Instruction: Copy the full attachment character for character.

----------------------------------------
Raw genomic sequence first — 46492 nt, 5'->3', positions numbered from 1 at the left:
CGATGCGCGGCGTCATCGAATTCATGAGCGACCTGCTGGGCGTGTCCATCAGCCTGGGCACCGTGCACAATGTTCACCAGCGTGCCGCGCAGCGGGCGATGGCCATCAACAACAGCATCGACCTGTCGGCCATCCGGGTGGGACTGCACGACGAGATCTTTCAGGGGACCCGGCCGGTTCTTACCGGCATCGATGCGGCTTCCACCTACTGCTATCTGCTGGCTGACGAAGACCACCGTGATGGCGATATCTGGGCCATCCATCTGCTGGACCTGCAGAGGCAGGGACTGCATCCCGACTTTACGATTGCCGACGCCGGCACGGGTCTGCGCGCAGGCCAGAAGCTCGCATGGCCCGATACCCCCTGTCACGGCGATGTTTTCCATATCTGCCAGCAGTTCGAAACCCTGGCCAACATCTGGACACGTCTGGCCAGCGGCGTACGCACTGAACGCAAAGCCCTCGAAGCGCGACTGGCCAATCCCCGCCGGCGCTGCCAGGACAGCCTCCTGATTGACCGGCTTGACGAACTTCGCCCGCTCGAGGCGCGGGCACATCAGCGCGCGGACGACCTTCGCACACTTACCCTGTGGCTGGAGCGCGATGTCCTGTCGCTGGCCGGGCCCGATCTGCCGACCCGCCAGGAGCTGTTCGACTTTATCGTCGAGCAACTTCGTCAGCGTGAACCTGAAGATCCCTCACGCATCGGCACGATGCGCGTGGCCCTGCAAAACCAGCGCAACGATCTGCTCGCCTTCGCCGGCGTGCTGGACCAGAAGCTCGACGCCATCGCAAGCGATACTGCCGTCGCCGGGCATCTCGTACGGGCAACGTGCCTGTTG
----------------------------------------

Raw genomic sequence first — 46492 nt, 5'->3', positions numbered from 1 at the left:
CGATGCGCGGCGTCATCGAATTCATGAGCGACCTGCTGGGCGTGTCCATCAGCCTGGGCACCGTGCACAATGTTCACCAGCGTGCCGCGCAGCGGGCGATGGCCATCAACAACAGCATCGACCTGTCGGCCATCCGGGTGGGACTGCACGACGAGATCTTTCAGGGGACCCGGCCGGTTCTTACCGGCATCGATGCGGCTTCCACCTACTGCTATCTGCTGGCTGACGAAGACCACCGTGATGGCGATATCTGGGCCATCCATCTGCTGGACCTGCAGAGGCAGGGACTGCATCCCGACTTTACGATTGCCGACGCCGGCACGGGTCTGCGCGCAGGCCAGAAGCTCGCATGGCCCGATACCCCCTGTCACGGCGATGTTTTCCATATCTGCCAGCAGTTCGAAACCCTGGCCAACATCTGGACACGTCTGGCCAGCGGCGTACGCACTGAACGCAAAGCCCTCGAAGCGCGACTGGCCAATCCCCGCCGGCGCTGCCAGGACAGCCTCCTGATTGACCGGCTTGACGAACTTCGCCCGCTCGAGGCGCGGGCACATCAGCGCGCGGACGACCTTCGCACACTTACCCTGTGGCTGGAGCGCGATGTCCTGTCGCTGGCCGGGCCCGATCTGCCGACCCGCCAGGAGCTGTTCGACTTTATCGTCGAGCAACTTCGTCAGCGTGAACCTGAAGATCCCTCACGCATCGGCACGATGCGCGTGGCCCTGCAAAACCAGCGCAACGATCTGCTCGCCTTCGCCGGCGTGCTGGACCAGAAGCTCGACGCCATCGCAAGCGATACTGCCGTCGCCGGGCATCTCGTACGGGCAACGTGCCTGTTG